The Prophet Abraham seems to be a good starting point for a dialogue between Islam and Christianity, and so this year’s interfaith event organised by the Islamic Centre of England, the Christian Muslim Forum and the Parish of St Augustine- Kilburn chose the character of Abraham and the concept of ‘prophecy’ as its main theme. This conference, entitled ‘Prophecy, Yesterday and Today’ took place on 6th February 2016 and was held both at St Augustine Church and the Islamic Centre of England in London. Speakers, who included Muslim Imams and Christian priests, shared their views about the concept of prophecy and highlighted commonality as well as differences between the two faiths regarding the role and figure of a prophet. Rev. Maggie Hindley gave a brief account of Abraham’s life according to the Holy Bible. She mentioned the story of Abraham’s exodus from Ur to Syria, then to Egypt, and finally his settlement in Palestine in a place know today as Al-Khalil or Hebron. She briefly mentioned the story of Isaac and Ishmael and the story of sacrifice according to the Christian and Jewish traditions. Shaikh Bahmanpour accordingly gave a brief account of Abraham’s life, or as he is known in Arabic, Ibrahim, according to the Holy Qur’an. He said the story in the Qur’an does not mention most of the names and places, but focuses on the lessons that can be learned from it. He mentioned several verses from the Qur’an about Ibrahim, in particular the ones related to the story of breaking the idols. Later Dr Damian Howard from Heythrop College, University of London took the podium and explained his views on the idea of prophecy with a focus on God’s covenant with Abraham. He said that God made his covenant to Abraham as the father of Israelites to make them victorious against their enemies as well as giving them land and prosperity. The question was how God would fulfil this promise? He said if you put yourself in the shoes of the Jews around the time of Jesus’ birth, you would have found yourself in misery and under the yoke of Roman rulers. Thus from their point of view, it is a question that how God would fulfil his promise and set them free from oppression. Dr Howard said that the birth of Jesus was the peak of this fulfilment. This time God himself came to the rescue of his people and brought hope to them. However many Jews did not recognise this blessing and opportunity to the extent that Jesus chose his disciples from a fringe society of Galilee. He continued by saying that the advent of Jesus fulfilled God’s covenant with Abraham and now all humankind and not just the Jews were included in God’s covenant as God’s children. In his address, Dr Shomali said that Ibrahim is a personality from whom one can always learn something new regardless of whether you are an expert in theology or not. He mentioned that after succeeding in many of God’s tests, Ibrahim was elevated to the position of ‘Imam’, meaning ‘leader’ of the believers. He also recited verses from the Quran about Ibrahim and mentioned stories from hadith about his faith, his humbleness and his hospitality. He emphasised of the role of reason in Ibrahim’s faith and the way he argued with the idol worshipers about God. Ibrahim however did not consider reason alone to be sufficient and prayed to God to reveal the kingdom of heaven to him. Finally in the morning session Rev Amos from St Augustine Parish Church led the audience in a tour around the church, showing them paintings of different Biblical stories and stressed the importance of visual art in Christian theology. In the afternoon session held in the Islamic Centre of England Sister Anjum Anwar she talked about her experiences as first a member and later as a trustee of the Christian Muslim Forum. She mentioned the story of thee prophets according to the Quran, namely Zachariah, John the Baptist and Jonas. She said that we could learn a lot from their stories and the way they, like us, made mistakes. The important lesson in her view is to recognise the mistakes and to repent. Shaikh Bahmanpour described Abraham as not only a patriarch but a prophet. He mentioned the different ways of receiving God’s message and argued that according to the Quran those who are close to God have the capacity of receiving his message. He made it clear that only in the case of prophets this message is ‘wahi’ or a divine and legislative revelation. Rev Amos expounded on the meaning of prophecy according to the Bible and explained that it is not necessarily the same as in Islam. In Christianity, prophets are not always infallible, not all have books of revelation. He mentioned that in prophethood it is important to sacrifice, just as Abraham did with Isaac. He said that through baptism everyone could become a prophet and spread the message of Jesus. Dr Chris Hewer said that a prophet is a person who speaks the truth in the face of oppressors and tyrants. According to him, prophecy is standing against oppression, thus we have many contemporary prophets as well. He called the prophets the conscience of humankind who speak the truth. He also touched upon the different meanings of prophet and prophecy in Islam and Christianity and the continuation of prophecy according to his view up until our time. Dr Shomali closed the conference by explaining the various views of Islamic schools of thought regarding the issue of prophets’ infallibility. The event concluded with a public Q&A session.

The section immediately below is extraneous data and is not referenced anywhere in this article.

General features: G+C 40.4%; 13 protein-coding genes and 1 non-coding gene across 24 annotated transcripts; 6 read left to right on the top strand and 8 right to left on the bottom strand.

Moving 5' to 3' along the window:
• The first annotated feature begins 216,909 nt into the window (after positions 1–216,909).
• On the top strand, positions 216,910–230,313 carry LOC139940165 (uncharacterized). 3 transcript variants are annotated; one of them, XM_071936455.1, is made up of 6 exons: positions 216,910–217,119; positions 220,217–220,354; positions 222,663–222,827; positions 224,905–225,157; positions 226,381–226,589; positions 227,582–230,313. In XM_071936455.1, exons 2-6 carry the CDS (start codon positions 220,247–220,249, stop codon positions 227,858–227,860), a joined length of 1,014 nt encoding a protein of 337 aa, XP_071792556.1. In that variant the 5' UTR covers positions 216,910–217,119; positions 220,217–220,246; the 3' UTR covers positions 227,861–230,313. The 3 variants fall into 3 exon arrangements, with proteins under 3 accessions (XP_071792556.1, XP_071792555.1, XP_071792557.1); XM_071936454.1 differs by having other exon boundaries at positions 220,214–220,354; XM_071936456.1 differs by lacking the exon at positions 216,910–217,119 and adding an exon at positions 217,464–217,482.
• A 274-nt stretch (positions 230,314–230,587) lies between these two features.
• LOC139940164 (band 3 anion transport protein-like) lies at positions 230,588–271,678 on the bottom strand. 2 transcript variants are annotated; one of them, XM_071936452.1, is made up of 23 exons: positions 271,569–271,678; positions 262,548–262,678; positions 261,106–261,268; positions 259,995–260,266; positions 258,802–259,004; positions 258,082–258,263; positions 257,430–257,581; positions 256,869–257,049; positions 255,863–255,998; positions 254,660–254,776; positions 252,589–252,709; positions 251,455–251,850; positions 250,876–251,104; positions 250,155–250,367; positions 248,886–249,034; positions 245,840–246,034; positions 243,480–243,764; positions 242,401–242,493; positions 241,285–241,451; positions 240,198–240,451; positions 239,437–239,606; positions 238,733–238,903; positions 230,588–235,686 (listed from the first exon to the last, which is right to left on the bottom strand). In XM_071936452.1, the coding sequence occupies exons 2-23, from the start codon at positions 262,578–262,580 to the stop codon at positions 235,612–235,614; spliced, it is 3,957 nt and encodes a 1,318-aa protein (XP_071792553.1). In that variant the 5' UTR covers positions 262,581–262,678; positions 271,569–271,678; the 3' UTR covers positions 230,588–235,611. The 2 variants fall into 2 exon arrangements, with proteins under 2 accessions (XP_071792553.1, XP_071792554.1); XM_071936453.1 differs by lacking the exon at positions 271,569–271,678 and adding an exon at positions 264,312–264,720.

A full video of the event can be streamed from the Islamic Centre’s website:www.ic-el.com/en/multimedia
Originally Published on Issue 33, March 2016
Islam Today issue 65 (Special Issue) is dedicated to the interfaith work undertaken by the Islamic Centre of England over the past few years.
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